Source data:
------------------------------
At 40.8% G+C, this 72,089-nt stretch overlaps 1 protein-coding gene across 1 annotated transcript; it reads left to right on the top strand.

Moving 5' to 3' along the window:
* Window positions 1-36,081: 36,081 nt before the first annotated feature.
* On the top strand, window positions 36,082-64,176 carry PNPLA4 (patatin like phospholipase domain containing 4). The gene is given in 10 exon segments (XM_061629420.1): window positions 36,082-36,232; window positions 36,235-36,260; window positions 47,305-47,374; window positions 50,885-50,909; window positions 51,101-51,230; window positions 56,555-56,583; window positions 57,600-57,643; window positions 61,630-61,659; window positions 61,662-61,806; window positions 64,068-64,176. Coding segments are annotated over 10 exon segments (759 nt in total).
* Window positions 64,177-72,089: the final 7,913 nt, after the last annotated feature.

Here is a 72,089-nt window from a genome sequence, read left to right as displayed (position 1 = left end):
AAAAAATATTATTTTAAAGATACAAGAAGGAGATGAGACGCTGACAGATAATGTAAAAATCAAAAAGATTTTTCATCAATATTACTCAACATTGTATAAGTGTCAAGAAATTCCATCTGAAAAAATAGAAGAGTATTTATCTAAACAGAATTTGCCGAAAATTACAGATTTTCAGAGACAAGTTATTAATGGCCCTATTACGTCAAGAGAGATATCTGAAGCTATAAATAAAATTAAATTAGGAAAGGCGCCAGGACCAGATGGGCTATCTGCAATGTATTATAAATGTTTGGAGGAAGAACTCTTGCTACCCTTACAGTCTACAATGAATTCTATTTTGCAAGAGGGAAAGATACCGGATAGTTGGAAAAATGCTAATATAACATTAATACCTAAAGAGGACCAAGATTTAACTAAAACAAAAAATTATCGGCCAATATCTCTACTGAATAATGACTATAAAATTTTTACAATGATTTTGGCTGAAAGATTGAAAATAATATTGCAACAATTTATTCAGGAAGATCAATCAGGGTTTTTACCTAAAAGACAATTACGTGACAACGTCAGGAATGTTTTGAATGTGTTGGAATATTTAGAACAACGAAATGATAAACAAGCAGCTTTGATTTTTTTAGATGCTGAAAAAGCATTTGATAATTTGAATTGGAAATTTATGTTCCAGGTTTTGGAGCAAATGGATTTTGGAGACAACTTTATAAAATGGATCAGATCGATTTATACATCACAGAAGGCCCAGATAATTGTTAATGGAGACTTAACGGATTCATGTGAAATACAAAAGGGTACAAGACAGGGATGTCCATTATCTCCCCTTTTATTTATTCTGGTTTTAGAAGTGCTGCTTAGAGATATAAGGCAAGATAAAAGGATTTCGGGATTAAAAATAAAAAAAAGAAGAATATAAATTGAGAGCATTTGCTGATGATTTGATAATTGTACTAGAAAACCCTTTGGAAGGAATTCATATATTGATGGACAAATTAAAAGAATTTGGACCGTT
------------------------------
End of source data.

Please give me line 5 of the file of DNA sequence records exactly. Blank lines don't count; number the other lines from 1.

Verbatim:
* Window positions 64,177-72,089: the final 7,913 nt, after the last annotated feature.